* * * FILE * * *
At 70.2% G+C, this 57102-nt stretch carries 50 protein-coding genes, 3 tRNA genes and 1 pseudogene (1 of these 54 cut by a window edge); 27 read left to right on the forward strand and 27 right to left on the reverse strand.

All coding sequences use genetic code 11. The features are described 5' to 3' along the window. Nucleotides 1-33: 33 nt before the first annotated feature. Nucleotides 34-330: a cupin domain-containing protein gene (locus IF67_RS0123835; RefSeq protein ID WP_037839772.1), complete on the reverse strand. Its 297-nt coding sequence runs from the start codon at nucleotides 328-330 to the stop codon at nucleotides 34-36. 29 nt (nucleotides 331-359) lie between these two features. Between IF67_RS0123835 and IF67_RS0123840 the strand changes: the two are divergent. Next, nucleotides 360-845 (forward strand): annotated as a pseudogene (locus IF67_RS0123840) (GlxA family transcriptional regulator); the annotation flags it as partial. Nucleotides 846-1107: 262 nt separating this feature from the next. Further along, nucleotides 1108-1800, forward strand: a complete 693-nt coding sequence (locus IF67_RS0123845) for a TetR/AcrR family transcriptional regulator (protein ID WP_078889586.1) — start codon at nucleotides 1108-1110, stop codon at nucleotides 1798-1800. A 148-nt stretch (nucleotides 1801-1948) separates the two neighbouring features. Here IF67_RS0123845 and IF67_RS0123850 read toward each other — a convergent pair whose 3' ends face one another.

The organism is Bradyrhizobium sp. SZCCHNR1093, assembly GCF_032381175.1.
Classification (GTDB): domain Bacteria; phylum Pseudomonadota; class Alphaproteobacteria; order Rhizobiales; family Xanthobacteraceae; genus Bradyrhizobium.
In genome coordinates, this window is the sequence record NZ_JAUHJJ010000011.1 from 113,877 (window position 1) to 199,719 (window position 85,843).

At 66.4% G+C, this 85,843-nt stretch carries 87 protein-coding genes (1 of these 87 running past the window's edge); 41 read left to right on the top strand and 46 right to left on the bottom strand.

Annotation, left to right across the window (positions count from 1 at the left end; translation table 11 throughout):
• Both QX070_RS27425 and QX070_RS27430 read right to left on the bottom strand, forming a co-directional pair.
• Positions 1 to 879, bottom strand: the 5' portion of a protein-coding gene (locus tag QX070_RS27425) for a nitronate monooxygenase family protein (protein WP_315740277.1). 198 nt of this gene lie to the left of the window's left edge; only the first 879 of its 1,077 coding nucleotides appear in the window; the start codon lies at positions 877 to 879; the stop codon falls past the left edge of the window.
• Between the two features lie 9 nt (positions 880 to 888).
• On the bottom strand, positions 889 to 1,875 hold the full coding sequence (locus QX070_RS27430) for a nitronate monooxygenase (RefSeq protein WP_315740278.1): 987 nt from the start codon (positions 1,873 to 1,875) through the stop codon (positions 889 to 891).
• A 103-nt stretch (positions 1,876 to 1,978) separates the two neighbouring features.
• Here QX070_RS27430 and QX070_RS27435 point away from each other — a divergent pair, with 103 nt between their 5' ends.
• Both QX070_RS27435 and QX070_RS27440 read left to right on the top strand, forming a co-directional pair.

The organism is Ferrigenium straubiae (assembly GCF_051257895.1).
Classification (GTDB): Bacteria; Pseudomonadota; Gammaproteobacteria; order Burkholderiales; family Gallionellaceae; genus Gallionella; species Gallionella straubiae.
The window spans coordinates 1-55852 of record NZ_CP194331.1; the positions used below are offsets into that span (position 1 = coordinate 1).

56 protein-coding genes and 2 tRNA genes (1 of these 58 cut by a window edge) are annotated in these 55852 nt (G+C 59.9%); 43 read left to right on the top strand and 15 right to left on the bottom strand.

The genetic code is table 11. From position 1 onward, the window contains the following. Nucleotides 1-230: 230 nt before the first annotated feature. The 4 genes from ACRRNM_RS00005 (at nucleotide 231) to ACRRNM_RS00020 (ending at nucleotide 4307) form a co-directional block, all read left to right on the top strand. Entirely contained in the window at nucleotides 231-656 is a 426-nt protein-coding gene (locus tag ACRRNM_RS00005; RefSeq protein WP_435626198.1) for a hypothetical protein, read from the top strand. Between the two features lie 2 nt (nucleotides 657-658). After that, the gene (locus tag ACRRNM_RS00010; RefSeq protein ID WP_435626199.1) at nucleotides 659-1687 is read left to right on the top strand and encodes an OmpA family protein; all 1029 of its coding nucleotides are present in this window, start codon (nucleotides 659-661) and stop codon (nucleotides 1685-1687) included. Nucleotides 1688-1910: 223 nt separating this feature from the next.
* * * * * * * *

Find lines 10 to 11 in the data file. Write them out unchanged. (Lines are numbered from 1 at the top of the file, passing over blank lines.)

• Between the two features lie 9 nt (positions 880 to 888).
• On the bottom strand, positions 889 to 1,875 hold the full coding sequence (locus QX070_RS27430) for a nitronate monooxygenase (RefSeq protein WP_315740278.1): 987 nt from the start codon (positions 1,873 to 1,875) through the stop codon (positions 889 to 891).